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Watch the Up a Flat 3: Alt. Dom. Sound online guitar lesson by Kenny Wessel from Shades of Jazz

Here is a very useful application for our old buddy, the blues scale. If we build a minor pentatonic scale up a minor third (or flat third, that's 3 frets, guitarists!) from the root of our dominant seventh chord, we get an altered dominant scale that's very handy to use and beautiful sounding. For example, if we're playing over an F7 chord, and we want to introduce some altered harmony, some tensions, we can play an Ab minor pentatonic scale. The notes are Ab, B, Db, Eb, and Gb. Played over an F7 chord, the tensions we get are: #9, #11, b13, b7, and b9. Every note in this scale, with the exception of the b7, is an altered tension! This is a very useful sound and a great way to get quickly into the altered dominant universe, creating more tension, chromaticism and color and bringing some more interest and leading possibilities into our playing. And we're still just playing blues scales (minor pentatonics)!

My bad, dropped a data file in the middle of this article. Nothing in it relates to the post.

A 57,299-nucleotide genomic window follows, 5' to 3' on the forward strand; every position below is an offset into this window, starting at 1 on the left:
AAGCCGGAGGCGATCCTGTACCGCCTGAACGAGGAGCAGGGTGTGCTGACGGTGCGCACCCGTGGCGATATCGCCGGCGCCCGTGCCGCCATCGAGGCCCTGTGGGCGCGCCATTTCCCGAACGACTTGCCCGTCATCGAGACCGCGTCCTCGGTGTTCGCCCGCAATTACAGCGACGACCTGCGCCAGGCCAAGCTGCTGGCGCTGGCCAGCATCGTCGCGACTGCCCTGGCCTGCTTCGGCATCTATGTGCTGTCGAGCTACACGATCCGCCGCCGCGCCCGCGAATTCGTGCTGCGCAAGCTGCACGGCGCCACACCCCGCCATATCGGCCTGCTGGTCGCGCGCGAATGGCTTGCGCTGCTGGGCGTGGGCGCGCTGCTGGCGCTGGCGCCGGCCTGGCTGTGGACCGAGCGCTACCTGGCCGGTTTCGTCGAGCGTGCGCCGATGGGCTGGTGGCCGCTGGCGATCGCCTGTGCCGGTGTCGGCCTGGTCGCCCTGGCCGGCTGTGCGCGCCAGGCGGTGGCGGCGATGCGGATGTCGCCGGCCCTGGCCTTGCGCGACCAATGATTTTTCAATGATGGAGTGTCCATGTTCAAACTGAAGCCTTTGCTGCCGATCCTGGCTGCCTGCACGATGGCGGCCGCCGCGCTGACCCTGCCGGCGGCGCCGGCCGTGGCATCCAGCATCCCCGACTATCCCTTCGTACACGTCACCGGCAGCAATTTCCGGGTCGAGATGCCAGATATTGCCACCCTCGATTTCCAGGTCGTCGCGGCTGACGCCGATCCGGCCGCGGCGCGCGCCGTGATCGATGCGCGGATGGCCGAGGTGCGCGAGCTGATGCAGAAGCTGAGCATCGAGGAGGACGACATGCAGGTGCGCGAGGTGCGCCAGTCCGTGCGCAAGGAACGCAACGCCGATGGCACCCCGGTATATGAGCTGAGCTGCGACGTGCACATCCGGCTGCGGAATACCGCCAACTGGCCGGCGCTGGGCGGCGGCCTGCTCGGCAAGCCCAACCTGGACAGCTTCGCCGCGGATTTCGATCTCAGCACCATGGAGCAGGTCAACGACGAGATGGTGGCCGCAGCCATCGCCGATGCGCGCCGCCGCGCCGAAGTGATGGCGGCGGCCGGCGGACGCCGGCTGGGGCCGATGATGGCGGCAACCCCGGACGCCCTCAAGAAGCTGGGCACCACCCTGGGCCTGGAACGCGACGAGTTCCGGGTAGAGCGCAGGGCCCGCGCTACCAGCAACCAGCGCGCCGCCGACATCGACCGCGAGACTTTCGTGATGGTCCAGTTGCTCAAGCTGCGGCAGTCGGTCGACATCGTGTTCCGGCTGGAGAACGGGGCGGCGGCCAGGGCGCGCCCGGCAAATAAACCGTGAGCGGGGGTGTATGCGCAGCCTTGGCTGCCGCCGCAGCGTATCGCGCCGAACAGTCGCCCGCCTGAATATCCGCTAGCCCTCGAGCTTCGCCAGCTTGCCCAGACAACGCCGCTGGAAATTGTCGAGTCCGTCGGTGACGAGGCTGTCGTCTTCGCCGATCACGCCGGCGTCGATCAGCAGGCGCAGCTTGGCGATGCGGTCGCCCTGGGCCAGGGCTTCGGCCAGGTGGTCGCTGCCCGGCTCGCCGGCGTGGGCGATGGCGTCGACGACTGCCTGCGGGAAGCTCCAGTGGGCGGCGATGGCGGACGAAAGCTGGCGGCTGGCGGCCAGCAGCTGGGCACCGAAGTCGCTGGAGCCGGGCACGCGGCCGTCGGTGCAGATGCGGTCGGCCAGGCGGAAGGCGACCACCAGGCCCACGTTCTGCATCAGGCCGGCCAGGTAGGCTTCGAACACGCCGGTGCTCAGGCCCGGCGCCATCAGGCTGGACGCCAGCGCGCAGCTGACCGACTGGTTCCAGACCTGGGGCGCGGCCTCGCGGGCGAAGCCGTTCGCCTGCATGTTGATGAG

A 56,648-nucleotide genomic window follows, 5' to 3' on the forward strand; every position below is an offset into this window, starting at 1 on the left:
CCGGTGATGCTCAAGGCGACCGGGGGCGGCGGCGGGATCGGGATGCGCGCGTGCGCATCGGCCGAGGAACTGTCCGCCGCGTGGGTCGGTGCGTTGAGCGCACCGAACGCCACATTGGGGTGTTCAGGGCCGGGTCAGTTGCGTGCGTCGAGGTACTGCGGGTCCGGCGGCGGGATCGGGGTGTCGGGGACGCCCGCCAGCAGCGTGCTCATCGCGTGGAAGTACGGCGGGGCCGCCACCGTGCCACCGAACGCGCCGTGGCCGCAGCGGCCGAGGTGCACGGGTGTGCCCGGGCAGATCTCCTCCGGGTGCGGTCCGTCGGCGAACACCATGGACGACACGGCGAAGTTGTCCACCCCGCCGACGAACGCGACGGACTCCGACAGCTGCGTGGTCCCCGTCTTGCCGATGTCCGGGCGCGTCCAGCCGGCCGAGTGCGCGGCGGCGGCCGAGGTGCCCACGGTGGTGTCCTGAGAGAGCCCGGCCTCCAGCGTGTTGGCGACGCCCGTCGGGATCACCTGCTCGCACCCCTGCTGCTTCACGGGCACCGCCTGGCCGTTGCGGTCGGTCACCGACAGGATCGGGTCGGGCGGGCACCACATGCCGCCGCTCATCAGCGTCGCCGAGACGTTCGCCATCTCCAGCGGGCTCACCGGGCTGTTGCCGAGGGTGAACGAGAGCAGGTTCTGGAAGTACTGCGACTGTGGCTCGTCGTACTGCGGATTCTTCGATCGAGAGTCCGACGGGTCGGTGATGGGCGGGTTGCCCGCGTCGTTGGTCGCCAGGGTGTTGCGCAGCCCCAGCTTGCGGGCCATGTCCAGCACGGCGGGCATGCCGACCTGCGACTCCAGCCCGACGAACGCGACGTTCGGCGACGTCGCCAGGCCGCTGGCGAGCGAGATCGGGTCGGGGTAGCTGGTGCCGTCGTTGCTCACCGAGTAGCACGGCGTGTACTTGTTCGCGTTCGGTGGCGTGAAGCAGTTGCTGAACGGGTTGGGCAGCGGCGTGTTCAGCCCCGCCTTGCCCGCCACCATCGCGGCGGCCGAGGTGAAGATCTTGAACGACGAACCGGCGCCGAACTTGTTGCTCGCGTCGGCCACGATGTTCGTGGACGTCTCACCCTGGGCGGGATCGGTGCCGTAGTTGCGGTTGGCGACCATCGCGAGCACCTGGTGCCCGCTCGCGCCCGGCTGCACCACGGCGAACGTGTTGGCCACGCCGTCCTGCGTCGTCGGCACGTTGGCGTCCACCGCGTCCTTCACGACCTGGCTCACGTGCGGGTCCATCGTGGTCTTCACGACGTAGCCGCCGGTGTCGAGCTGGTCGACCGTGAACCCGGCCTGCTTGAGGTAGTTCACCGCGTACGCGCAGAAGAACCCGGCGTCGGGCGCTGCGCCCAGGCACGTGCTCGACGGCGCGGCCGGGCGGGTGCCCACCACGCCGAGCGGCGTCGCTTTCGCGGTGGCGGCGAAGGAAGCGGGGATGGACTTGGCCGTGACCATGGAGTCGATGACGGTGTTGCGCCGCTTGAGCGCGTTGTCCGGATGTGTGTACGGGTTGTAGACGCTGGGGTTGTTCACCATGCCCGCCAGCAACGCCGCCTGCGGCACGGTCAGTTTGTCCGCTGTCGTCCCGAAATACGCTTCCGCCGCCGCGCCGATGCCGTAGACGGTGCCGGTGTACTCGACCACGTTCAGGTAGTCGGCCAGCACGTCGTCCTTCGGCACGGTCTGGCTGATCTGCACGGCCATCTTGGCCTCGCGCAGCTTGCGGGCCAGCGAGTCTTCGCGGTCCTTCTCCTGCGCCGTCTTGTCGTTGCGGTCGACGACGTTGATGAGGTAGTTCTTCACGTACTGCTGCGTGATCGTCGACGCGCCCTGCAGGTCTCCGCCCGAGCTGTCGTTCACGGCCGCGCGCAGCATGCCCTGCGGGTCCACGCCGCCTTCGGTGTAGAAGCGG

(Note that if we are using this scale, we should be aware of what the rhythm section is playing. If our chord player, is using an altered dominant chord, any of the altered tensions - b9, #9, #11, b13, this scale choice will be very hip. If they are laying on natural 9s, natural 11s, natural 13s, all non-altered notes, then we might not want to use scale so heavily. We always need to connect with the musicians around us, when making music!)

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